CB2 receptors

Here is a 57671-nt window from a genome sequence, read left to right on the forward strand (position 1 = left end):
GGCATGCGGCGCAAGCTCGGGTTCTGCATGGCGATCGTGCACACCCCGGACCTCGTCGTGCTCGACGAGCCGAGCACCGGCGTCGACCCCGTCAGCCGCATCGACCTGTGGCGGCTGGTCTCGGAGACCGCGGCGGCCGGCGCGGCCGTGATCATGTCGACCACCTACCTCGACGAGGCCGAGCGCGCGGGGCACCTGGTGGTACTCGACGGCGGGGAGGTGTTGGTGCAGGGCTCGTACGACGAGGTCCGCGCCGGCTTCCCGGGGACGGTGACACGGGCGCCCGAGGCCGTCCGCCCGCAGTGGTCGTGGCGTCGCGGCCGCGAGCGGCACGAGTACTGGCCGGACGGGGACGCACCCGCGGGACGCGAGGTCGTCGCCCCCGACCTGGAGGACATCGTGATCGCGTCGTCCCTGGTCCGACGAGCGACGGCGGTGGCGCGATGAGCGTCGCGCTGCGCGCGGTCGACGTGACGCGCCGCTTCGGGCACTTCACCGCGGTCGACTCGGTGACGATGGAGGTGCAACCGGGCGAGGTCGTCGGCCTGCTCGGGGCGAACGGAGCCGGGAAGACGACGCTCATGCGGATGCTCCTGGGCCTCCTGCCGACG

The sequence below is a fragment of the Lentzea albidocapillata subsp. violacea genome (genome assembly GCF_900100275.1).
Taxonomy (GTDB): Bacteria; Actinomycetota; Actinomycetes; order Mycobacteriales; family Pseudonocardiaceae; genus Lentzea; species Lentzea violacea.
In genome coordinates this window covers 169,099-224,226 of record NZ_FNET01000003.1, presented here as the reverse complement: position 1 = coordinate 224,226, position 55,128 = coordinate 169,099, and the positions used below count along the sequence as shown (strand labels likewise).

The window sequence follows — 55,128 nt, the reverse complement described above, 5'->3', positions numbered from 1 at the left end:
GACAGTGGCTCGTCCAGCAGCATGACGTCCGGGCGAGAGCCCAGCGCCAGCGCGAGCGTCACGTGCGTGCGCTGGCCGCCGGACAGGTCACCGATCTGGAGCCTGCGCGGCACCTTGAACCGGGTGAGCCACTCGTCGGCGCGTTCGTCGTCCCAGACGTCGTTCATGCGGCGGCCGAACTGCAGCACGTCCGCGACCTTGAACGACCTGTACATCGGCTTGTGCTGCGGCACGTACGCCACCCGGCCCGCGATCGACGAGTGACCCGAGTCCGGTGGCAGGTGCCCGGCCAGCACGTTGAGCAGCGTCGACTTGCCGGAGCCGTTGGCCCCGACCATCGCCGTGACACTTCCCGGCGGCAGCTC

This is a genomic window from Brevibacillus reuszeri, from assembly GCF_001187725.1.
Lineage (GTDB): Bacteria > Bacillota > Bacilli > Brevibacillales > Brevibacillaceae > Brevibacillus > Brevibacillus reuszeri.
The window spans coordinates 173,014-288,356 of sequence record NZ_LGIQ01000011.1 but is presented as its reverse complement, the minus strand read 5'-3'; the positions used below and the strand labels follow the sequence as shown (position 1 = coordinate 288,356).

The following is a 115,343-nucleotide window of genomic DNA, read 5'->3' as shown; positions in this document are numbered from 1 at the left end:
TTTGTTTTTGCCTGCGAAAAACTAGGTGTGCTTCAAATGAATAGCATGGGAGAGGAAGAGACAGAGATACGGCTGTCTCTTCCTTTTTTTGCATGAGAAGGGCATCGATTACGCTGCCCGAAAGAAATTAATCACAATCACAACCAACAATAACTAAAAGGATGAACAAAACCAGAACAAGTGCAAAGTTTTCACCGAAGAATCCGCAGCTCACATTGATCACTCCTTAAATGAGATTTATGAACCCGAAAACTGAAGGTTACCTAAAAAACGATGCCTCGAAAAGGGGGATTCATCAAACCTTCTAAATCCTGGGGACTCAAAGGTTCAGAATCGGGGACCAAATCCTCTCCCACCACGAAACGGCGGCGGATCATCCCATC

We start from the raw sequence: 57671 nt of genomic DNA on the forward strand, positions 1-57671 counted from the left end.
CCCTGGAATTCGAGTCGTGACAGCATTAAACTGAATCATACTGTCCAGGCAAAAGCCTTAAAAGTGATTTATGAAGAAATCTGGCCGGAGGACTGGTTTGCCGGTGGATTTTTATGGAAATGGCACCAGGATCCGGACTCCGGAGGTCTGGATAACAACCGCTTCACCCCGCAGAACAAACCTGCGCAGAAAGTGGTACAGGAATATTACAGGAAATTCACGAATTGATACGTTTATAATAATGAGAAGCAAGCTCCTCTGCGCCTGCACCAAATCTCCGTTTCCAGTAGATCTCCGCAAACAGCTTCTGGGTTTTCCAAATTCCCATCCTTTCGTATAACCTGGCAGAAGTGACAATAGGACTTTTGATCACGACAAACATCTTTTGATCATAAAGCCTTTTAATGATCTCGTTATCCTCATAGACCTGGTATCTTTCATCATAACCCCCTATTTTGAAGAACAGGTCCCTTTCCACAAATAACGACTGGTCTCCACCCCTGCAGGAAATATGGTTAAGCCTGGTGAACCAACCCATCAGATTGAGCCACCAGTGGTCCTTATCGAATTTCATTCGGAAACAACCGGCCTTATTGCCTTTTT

CB2 receptors, or cannabinoid receptor type 2, are a class of cell membrane receptors within the endocannabinoid system that play a pivotal role in regulating various physiological processes. They are primarily found on the cells of the immune system, including the microglia in the central nervous system, and to a lesser extent, in some neurons and other tissues. CB2 receptors are activated by endogenous cannabinoids produced by the body, such as 2-arachidonoylglycerol (2-AG) and anandamide (AEA), as well as by plant-derived cannabinoids like THC and CBD, which are found in cannabis. Upon activation, CB2 receptors influence the release of cytokines and can modulate immune cell migration and proliferation, thereby contributing to the immune response and inflammation regulation. Unlike CB1 receptors, which are predominantly located in the brain and associated with psychoactive effects, CB2 receptors are not typically involved in modulating neurotransmission within the central nervous system. Therefore, they are of particular interest in developing therapeutic agents that can harness the medicinal properties of cannabinoids without eliciting the psychoactive effects that are typically associated with cannabis use. Research into CB2 receptors continues to uncover their potential in treating a variety of conditions, including pain, inflammation, neurodegenerative diseases, and even certain types of cancer, making them a significant focus of pharmacological research and drug development.

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